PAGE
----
The expected cost of the Trans Mountain pipeline expansion has jumped to $12.6 billion from the previous estimate of $7.4 billion.
The new estimate, which includes the $1.1 billion already spent by the previous owner Kinder Morgan Canada, has been approved by Trans Mountain Corp., the entity that operates the pipeline on behalf of the Government of Canada. It said the money is needed to bring the expansion into service by 2022.
Published reports say the increased cost is due in part to the August 2018 Federal Court of Appeal decision that struck down Ottawa’s initial approval of the project. As a result of the ruling, the government had to make a number of accommodations to Indigenous communities along the route, as well as meet environmental standards. Those changes added roughly $3 billion to the construction price tag, according to a report by the CBC.
In a ruling announced on February 3, 2019, The Federal Court of Appeal dismissed an appeal by Indigenous groups that challenged Ottawa’s approval of the Trans Mountain expansion.
The Canadian government became an owner of the Trans Mountain pipeline in May, 2018, following a $4.5 billion purchase agreement with former owner Kinder Morgan Canada.
The original Trans Mountain Pipeline was built in 1953 and continues to operate today. The proposed expansion is essentially a twinning of the existing 1,150-km pipeline between Edmonton, Alberta and Burnaby, British Columbia.
“Today, we have more than 2,900 people working on the project and that number will grow significantly in the months ahead,” Trans Mountain Corp. said in a press release Friday February 7.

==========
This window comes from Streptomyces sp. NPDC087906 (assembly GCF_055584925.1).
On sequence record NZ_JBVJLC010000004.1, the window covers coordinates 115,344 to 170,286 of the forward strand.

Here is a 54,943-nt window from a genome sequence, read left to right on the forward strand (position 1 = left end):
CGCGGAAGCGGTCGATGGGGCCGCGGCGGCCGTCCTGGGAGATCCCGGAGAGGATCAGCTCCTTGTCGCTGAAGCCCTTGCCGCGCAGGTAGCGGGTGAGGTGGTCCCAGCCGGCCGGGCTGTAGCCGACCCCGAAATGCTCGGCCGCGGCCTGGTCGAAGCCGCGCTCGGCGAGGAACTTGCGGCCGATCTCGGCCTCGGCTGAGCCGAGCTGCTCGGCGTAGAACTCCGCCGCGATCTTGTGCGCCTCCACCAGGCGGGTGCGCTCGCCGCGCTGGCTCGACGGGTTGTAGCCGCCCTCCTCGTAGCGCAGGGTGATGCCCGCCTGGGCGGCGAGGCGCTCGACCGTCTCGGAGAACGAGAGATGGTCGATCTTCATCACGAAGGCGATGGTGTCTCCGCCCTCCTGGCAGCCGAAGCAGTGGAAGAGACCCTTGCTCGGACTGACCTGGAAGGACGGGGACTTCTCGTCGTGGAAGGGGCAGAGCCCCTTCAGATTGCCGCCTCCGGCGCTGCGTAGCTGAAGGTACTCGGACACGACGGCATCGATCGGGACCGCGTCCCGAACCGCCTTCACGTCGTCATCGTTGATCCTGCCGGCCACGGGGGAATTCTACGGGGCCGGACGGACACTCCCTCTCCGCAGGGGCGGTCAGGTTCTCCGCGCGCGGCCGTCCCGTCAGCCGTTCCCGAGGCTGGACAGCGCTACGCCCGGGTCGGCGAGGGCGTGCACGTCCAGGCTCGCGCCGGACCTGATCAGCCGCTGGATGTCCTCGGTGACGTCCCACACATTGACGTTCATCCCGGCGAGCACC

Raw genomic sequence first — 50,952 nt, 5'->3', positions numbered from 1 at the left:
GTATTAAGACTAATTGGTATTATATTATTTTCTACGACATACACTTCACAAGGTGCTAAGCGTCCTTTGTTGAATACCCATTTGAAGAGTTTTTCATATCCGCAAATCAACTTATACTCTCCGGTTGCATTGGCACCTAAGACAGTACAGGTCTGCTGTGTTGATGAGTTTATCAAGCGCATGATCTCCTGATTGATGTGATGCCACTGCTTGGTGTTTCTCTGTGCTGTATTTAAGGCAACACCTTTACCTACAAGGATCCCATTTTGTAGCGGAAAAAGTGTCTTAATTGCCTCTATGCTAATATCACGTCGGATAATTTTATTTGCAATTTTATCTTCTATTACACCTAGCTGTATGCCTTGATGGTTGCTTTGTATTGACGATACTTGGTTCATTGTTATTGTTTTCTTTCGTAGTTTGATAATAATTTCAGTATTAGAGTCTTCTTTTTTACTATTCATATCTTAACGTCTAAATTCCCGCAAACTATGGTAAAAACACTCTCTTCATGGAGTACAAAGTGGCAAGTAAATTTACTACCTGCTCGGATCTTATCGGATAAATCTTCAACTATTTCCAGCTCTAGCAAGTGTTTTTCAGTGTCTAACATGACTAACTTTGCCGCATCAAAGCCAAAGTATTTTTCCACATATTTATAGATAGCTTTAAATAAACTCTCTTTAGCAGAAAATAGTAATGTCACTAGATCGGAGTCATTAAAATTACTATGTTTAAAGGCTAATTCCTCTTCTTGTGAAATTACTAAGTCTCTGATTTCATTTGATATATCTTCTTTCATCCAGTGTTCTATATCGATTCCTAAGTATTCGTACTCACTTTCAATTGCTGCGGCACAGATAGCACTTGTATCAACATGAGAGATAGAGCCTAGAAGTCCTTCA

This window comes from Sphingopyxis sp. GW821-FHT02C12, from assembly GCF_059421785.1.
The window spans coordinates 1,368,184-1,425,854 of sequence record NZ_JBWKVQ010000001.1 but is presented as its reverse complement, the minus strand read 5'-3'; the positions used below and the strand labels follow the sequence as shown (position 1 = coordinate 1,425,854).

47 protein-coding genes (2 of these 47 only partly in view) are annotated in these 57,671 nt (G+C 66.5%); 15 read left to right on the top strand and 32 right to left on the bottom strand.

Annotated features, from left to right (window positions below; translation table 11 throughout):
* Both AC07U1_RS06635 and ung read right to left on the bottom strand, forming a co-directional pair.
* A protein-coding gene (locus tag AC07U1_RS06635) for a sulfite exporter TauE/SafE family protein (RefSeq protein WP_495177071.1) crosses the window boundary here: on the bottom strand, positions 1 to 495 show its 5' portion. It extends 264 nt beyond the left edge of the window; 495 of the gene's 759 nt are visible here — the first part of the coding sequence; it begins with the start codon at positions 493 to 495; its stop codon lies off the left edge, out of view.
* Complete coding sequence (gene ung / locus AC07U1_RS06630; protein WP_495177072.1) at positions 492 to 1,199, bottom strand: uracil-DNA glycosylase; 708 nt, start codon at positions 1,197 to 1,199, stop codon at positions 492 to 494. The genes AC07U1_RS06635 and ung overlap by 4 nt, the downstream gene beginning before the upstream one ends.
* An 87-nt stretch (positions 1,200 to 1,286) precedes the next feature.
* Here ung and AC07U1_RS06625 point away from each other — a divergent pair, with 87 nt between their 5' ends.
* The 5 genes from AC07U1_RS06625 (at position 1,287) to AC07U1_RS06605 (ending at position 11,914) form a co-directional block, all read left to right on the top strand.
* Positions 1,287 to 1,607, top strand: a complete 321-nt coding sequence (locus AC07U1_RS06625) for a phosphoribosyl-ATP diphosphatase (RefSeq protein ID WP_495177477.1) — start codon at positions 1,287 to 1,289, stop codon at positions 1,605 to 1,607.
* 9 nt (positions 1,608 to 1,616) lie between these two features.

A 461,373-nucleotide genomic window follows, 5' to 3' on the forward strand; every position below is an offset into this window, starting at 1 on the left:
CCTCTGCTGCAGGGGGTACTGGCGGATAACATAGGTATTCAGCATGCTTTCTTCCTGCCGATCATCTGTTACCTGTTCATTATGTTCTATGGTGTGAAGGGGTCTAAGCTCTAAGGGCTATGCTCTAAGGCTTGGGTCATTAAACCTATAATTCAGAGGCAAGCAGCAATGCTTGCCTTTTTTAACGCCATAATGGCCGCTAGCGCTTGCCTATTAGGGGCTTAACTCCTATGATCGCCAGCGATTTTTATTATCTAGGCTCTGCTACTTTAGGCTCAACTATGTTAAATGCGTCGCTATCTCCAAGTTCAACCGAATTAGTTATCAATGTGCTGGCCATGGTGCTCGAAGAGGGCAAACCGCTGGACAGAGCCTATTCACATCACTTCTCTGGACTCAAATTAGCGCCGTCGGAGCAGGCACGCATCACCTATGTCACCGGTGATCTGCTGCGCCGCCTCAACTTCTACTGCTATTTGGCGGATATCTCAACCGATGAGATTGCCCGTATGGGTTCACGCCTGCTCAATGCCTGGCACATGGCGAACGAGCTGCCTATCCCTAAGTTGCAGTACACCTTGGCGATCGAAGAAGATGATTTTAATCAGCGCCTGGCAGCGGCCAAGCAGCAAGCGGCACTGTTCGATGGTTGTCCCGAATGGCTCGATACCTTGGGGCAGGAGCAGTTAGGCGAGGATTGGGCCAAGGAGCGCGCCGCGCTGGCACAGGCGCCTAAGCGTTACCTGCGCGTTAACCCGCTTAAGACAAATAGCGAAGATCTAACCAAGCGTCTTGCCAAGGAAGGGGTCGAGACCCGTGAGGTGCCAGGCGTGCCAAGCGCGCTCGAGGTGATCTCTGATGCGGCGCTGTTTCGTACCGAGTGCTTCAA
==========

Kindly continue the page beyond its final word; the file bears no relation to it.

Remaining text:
The project is expected to drive significant economic benefits for workers, businesses and Indigenous communities across Alberta, British Columbia and Canada as a whole. At peak construction, there will be approximately 5,500 workers employed in communities along the construction corridor in Alberta and British Columbia.
Canadians are expected to benefit from economic and tax contributions made by the project once it is up and running. In addition, Trans Mountain will make payments to the British Columbia government of between $25 million and $50 million annually. The total contribution over a 20-year period is expected to be up to $1 billion.
Prime Minister Justin Trudeau continues to face huge pressure from Alberta and its Premier Jason Kenney to get the Trans Mountain pipeline built so that Alberta’s resource sector can move more of its oil offshore to markets in Asia.
To date, Trans Mountain Corp. has spent $2.5 billion on the project, a figure which includes the impact of delays and the resulting additional regulatory process. It is expected that an additional $8.4 billion will be spent to complete the project, plus $1.7 billion of financial carrying costs.
Trans Mountain is recommending that the Government of Canada place another $600 million in reserve for cost impacts beyond the control of Trans Mountain.